ADDIS ABABA, (The Southern African Times) – The African Union (AU) Commission and the United Nations Development Programme (UNDP) on Friday kicked off a year-long project to mark the 20th anniversary since the establishment of the AU.
The year-long initiative, dubbed “AU at 20: A Renewed Call to Action for the 21st Century,” envisaged to mark the 20th anniversary since the establishment of the AU towards charting a renewed call to action towards achieving continental and global development aspirations.
“Endorsed by the Chairperson of the AU Commission, Moussa Faki Mahamat, the project will undertake a data-driven study to assess progress and chart a renewed call to action towards achieving Agenda 2063 (The Africa We Want) and the UN’s Agenda 2030,” an AU statement issued on Friday read.
The year 2022 will mark 20 years since the Durban Summit, which established the African Union (AU), the successor of the Organisation of African Unity (OAU).
“Since then, the continent has experienced rapid economic growth and developed normative frameworks on development, peace and security, and governance,” the AU said.
The 55-member pan-African bloc, however, stressed that the African continent “is yet to fully consolidate the successes of recent years and address persistent economic, governance and societal challenges.”
The joint study, among other things, envisaged proposing new ideas and innovative ways in supporting AU member states toward an accelerated pathway for achieving inclusive growth and sustainable development, it was noted.
The AU Commission and UNDP are set to work towards the development of a research methodology, data collection and analysis process to produce a compendium that assesses “where the continent is, where we ought to be and set a clear roadmap for sustainable and equitable progress across the continent,” it was noted.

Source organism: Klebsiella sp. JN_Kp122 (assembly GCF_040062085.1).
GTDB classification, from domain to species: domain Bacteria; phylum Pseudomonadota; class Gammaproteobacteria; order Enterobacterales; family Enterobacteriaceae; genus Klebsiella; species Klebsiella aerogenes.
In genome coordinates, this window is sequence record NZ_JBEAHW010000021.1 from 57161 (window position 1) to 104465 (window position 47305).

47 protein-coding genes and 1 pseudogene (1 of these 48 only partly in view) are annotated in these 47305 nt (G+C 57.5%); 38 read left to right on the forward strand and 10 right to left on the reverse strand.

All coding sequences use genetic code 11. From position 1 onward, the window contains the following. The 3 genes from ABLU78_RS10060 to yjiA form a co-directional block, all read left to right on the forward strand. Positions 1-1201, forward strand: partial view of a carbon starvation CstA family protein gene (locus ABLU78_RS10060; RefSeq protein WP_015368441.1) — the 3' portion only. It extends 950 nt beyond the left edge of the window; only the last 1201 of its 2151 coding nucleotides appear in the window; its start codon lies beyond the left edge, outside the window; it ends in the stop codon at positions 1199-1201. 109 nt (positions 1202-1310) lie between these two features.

Further, a series of dialogues will be organized across the continent to present the findings of the study to enable all stakeholders make inputs and validate the study. The final compendium will then be produced and launched in 2022 to coincide with the 20th anniversary of the AU, according to the AU.
The kick-off meeting was attended by representatives from the UNDP Regional Service Centre for Africa, the Office of the Chairperson of the AU Commission, the Department of Peace and Security, the Department of Political Affairs, the Directorate for Information and Communication, the Department of Infrastructure and Energy, the Office of Legal Counsel, and the Department of Trade and Industry.
Thirty-nine years after the Organization of African Unity (OAU) was launched to end colonialism and unite the peoples of Africa, the continent’s leaders had inaugurated its successor, the African Union (AU), in Durban, South Africa, in July 2002.
The new organization inherits the OAU’s mantle of pan-Africanism. The AU, however, has a broader mandate to meet the challenges of a rapidly globalising era.